In this essay, Hanna Garth reflects on how her several years of fieldwork in eastern Cuba and Los Angeles, California, inform her critiques of the ways scholars and practitioners look at issues of food access and food security. She argues policymakers should focus more on food acquisition practices to better understand and address a community’s dietary needs and its food preferences. Based on her research, Garth questions the current focus on only dietary needs, and demonstrates the importance of tracing people’s actual pathways for acquiring food.
Starting in the early 1950s, the SSRC cultivated interdisciplinary research into the role of language in culture and thought through its Committees on Psycholinguistics and Sociolinguistics. Here, Monica Heller examines how the latter committee (1963–1979) helped establish sociolinguistics in the United States, investigating the tensions between language, culture, and inequality. In exploring how the committee shifted focus from the developing world to marginalized groups in the United States, Heller addresses how the research agendas of these scholarly structures are influenced by the political dynamics or ideologies of their time, in this case the Cold War and decolonization.
Samar Al-Bulushi marks the twentieth anniversary of the bombings of the US embassies in Kenya and Tanzania with a reflection on their legacy for the securitization of much of the African continent. Based on extensive field research in Kenya (supported by SSRC’s Dissertation Proposal Development and International Dissertation Research Fellowships), she analyzes the extension of American and European military presences in the region, the Kenyan military’s role in Somalia, and the ways in which police forces target Muslim citizens under the banner of antiterrorism. Even aid agencies and civil society organizations, Al-Bulushi argues, contribute to the discourse and practice of “countering violent extremism” with serious consequences.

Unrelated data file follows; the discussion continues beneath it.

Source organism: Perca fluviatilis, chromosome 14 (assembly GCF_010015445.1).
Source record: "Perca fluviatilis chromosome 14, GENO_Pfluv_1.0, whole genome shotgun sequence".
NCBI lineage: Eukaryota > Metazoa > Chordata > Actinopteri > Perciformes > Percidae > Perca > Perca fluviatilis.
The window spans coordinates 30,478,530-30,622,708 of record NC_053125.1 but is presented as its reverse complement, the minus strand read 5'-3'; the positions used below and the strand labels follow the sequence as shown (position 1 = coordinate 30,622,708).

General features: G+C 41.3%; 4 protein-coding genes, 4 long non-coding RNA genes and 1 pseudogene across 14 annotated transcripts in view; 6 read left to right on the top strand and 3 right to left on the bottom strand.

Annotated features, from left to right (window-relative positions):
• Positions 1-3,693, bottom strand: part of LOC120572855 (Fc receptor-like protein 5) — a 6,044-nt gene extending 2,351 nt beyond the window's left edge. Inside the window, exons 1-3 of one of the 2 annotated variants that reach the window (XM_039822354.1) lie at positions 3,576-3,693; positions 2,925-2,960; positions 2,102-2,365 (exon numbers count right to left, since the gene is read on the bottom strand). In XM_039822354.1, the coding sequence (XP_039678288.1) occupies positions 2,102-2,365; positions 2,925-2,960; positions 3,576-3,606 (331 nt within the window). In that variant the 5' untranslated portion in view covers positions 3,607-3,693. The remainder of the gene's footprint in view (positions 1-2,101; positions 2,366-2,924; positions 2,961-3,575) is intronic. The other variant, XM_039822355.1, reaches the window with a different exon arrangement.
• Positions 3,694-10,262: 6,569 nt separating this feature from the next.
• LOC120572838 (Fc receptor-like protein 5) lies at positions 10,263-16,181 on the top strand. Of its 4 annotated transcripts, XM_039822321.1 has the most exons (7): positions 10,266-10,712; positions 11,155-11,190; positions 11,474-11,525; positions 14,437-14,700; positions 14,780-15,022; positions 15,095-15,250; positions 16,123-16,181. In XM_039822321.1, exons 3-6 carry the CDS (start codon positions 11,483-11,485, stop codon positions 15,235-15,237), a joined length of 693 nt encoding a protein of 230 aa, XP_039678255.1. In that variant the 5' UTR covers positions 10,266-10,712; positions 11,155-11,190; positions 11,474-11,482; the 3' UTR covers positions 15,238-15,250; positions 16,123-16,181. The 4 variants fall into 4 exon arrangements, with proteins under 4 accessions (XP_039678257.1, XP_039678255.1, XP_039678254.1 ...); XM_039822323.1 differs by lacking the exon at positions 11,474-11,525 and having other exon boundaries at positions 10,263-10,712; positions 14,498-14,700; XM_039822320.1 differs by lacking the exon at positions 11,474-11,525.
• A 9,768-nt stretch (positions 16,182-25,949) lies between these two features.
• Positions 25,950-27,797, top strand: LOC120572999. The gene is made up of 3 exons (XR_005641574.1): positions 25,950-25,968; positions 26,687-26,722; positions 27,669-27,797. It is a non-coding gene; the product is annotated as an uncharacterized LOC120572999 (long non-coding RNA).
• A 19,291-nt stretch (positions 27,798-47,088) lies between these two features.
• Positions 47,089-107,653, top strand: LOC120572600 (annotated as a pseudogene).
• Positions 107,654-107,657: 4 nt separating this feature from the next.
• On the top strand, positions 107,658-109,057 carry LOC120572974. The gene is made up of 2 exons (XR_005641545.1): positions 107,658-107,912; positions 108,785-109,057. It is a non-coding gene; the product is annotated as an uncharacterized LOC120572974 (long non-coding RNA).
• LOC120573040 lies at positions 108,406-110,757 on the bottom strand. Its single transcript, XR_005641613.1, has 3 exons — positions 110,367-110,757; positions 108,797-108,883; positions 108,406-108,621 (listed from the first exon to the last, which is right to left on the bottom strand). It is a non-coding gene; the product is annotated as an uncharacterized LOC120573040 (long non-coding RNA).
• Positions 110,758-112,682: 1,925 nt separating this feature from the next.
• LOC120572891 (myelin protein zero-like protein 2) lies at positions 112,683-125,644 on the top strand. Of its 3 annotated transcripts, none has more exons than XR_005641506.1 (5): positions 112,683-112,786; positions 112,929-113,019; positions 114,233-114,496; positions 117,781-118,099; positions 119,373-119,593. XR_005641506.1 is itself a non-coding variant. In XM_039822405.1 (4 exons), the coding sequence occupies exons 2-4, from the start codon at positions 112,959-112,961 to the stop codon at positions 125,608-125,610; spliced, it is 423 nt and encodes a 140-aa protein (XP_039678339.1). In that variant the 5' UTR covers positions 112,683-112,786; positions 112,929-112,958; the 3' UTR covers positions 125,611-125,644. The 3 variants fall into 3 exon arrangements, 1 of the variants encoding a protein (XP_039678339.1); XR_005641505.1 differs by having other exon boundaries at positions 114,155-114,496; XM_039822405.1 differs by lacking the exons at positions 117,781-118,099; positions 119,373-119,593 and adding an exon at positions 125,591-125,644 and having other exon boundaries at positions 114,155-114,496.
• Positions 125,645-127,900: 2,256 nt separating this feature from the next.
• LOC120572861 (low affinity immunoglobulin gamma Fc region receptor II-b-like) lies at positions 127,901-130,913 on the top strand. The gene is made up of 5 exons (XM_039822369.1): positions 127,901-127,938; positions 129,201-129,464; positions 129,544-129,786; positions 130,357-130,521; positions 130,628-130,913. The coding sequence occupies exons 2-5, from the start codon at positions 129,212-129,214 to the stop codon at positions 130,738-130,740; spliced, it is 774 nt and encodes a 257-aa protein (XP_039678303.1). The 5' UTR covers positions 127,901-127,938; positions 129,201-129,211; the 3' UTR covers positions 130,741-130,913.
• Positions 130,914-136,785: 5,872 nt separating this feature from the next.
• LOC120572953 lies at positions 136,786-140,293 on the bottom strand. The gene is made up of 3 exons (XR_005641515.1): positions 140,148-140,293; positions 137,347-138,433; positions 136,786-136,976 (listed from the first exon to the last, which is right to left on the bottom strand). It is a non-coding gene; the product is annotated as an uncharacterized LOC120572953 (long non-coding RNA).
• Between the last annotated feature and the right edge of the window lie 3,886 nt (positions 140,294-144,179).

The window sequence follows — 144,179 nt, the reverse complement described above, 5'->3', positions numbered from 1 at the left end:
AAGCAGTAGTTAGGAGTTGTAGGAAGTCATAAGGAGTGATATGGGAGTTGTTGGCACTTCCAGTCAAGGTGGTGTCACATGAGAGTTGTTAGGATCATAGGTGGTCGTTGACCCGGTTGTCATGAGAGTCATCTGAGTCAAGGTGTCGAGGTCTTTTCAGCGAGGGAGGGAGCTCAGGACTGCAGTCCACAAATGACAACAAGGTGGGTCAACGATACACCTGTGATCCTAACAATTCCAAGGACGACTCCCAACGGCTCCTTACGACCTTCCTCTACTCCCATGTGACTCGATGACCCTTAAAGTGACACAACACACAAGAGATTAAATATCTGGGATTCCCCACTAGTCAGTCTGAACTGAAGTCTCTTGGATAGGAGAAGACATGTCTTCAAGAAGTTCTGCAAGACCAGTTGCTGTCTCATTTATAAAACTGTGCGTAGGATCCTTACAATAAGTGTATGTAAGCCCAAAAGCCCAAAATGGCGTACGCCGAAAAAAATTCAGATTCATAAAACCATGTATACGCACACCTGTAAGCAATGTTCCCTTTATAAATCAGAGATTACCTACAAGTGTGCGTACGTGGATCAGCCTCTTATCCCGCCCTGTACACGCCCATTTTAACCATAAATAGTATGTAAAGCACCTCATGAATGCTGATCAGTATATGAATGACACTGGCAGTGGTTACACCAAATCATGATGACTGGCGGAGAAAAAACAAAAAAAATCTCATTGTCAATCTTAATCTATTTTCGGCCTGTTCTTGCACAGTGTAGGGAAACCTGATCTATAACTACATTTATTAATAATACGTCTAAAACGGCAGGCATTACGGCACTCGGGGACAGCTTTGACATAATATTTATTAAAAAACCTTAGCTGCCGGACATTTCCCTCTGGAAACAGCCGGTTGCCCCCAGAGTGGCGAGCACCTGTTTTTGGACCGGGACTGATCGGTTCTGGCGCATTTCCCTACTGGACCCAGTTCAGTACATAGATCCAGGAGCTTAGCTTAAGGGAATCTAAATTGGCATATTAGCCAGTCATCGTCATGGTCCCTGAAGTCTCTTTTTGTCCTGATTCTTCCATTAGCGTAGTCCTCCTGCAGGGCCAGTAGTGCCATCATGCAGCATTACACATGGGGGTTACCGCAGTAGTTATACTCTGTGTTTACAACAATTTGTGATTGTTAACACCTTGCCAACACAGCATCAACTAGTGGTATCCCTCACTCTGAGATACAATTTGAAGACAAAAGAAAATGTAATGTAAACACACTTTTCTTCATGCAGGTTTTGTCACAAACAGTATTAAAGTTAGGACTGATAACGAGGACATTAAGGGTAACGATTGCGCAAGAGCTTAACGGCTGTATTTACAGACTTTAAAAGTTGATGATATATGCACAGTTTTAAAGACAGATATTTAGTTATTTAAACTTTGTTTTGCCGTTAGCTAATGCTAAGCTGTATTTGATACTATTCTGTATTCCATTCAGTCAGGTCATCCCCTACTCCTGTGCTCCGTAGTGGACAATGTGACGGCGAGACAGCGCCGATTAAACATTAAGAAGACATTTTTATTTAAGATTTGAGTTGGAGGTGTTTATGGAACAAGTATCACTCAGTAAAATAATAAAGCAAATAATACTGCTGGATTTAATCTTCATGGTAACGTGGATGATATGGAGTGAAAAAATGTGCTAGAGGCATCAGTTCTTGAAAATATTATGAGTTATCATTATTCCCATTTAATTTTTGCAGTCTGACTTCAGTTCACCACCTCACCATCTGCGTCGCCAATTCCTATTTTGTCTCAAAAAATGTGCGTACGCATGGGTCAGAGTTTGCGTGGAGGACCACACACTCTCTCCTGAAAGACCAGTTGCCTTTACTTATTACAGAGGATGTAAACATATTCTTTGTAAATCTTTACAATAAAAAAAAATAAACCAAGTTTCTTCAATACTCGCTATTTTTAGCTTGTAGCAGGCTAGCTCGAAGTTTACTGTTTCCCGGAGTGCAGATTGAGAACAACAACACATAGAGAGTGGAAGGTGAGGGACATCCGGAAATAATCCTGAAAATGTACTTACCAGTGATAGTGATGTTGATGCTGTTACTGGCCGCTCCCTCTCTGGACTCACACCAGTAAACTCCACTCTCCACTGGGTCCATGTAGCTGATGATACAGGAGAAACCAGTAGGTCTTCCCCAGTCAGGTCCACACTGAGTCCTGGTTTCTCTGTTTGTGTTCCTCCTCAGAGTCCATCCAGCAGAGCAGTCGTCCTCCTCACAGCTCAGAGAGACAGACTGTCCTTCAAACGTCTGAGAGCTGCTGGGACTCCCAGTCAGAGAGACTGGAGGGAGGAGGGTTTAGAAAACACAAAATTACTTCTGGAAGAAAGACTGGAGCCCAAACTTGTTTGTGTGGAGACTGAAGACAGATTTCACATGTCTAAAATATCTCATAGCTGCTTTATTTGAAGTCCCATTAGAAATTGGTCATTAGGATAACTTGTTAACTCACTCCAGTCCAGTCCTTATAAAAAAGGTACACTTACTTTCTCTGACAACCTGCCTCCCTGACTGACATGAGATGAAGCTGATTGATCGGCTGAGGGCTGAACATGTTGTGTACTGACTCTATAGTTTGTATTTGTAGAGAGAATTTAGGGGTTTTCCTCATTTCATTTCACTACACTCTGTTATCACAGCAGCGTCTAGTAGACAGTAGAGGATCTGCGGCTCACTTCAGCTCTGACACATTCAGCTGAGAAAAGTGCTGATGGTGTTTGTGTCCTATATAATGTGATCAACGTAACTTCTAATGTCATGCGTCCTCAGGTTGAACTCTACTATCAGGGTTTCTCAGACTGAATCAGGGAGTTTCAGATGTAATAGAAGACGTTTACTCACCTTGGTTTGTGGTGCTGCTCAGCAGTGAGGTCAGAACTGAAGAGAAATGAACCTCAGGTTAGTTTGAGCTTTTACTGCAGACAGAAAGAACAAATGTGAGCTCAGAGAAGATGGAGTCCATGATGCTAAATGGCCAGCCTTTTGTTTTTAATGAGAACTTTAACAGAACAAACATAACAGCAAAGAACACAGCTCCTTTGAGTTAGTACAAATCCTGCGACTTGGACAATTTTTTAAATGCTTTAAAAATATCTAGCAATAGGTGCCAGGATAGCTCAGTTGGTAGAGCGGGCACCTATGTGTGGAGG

Sixty summers ago, the SSRC’s Committee on the Simulation of Cognitive Processes organized a landmark training institute, in partnership with RAND and codirected by Herbert Simon. The ambitious goal was to push the use of digital computers as key tools in modeling human cognition. Here, Hunter Heyck reflects on the legacy of the institute in advancing the use of computer-assisted “models” in the social sciences and how participants’ future work was shaped by the event. The institute was initially described in a 1958 Items report by Simon and Allan Newell, which we now republish to accompany Heyck’s essay.
A collaboration between Duke University scholars and the Alabama Center for Rural Enterprise (ACRE) has focused on environmental justice questions in rural Alabama. In this essay, the partners describe their research on how sewage and related environmental problems intersect with broader social structural issues, and consider how to address these challenges. The authors also reflect on the process by which scholars and community-based organizations can work together, and what goes into a mutually rewarding partnership.